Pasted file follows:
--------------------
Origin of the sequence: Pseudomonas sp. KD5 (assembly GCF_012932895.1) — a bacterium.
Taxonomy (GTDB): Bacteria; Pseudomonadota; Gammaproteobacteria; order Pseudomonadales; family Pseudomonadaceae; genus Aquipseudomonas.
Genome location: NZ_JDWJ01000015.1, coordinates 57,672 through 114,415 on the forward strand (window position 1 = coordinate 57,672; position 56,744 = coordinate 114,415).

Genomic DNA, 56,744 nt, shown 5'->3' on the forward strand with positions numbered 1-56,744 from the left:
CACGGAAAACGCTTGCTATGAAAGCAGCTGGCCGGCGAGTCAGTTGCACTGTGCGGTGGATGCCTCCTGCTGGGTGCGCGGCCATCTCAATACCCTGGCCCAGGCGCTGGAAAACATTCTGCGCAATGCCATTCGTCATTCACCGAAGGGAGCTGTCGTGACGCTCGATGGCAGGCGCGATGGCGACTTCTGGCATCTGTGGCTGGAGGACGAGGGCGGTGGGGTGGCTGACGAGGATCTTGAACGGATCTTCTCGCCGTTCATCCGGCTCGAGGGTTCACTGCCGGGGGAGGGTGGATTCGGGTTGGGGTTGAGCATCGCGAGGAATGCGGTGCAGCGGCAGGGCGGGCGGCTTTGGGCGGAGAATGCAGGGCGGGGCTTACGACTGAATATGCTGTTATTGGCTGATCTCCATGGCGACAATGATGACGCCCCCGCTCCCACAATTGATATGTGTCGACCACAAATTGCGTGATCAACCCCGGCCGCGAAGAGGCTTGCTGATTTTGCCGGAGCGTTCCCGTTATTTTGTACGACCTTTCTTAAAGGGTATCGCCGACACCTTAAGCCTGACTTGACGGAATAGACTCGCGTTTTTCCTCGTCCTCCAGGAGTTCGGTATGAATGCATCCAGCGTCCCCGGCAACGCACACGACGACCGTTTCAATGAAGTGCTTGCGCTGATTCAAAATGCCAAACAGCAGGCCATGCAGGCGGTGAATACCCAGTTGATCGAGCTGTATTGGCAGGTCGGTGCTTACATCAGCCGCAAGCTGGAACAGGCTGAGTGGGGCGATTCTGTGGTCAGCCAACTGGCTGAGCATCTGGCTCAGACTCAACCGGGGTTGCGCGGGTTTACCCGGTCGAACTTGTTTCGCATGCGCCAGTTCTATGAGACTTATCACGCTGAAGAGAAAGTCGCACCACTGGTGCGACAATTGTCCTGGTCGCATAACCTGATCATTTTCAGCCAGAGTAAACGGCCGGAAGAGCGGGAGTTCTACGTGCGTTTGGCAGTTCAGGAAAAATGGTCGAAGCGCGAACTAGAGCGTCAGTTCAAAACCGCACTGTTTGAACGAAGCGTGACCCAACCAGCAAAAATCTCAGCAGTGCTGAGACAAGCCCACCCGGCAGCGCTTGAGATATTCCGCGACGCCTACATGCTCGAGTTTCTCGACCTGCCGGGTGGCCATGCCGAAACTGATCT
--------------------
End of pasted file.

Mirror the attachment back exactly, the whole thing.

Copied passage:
Origin of the sequence: Pseudomonas sp. KD5 (assembly GCF_012932895.1) — a bacterium.
Taxonomy (GTDB): Bacteria; Pseudomonadota; Gammaproteobacteria; order Pseudomonadales; family Pseudomonadaceae; genus Aquipseudomonas.
Genome location: NZ_JDWJ01000015.1, coordinates 57,672 through 114,415 on the forward strand (window position 1 = coordinate 57,672; position 56,744 = coordinate 114,415).

Genomic DNA, 56,744 nt, shown 5'->3' on the forward strand with positions numbered 1-56,744 from the left:
CACGGAAAACGCTTGCTATGAAAGCAGCTGGCCGGCGAGTCAGTTGCACTGTGCGGTGGATGCCTCCTGCTGGGTGCGCGGCCATCTCAATACCCTGGCCCAGGCGCTGGAAAACATTCTGCGCAATGCCATTCGTCATTCACCGAAGGGAGCTGTCGTGACGCTCGATGGCAGGCGCGATGGCGACTTCTGGCATCTGTGGCTGGAGGACGAGGGCGGTGGGGTGGCTGACGAGGATCTTGAACGGATCTTCTCGCCGTTCATCCGGCTCGAGGGTTCACTGCCGGGGGAGGGTGGATTCGGGTTGGGGTTGAGCATCGCGAGGAATGCGGTGCAGCGGCAGGGCGGGCGGCTTTGGGCGGAGAATGCAGGGCGGGGCTTACGACTGAATATGCTGTTATTGGCTGATCTCCATGGCGACAATGATGACGCCCCCGCTCCCACAATTGATATGTGTCGACCACAAATTGCGTGATCAACCCCGGCCGCGAAGAGGCTTGCTGATTTTGCCGGAGCGTTCCCGTTATTTTGTACGACCTTTCTTAAAGGGTATCGCCGACACCTTAAGCCTGACTTGACGGAATAGACTCGCGTTTTTCCTCGTCCTCCAGGAGTTCGGTATGAATGCATCCAGCGTCCCCGGCAACGCACACGACGACCGTTTCAATGAAGTGCTTGCGCTGATTCAAAATGCCAAACAGCAGGCCATGCAGGCGGTGAATACCCAGTTGATCGAGCTGTATTGGCAGGTCGGTGCTTACATCAGCCGCAAGCTGGAACAGGCTGAGTGGGGCGATTCTGTGGTCAGCCAACTGGCTGAGCATCTGGCTCAGACTCAACCGGGGTTGCGCGGGTTTACCCGGTCGAACTTGTTTCGCATGCGCCAGTTCTATGAGACTTATCACGCTGAAGAGAAAGTCGCACCACTGGTGCGACAATTGTCCTGGTCGCATAACCTGATCATTTTCAGCCAGAGTAAACGGCCGGAAGAGCGGGAGTTCTACGTGCGTTTGGCAGTTCAGGAAAAATGGTCGAAGCGCGAACTAGAGCGTCAGTTCAAAACCGCACTGTTTGAACGAAGCGTGACCCAACCAGCAAAAATCTCAGCAGTGCTGAGACAAGCCCACCCGGCAGCGCTTGAGATATTCCGCGACGCCTACATGCTCGAGTTTCTCGACCTGCCGGGTGGCCATGCCGAAACTGATCT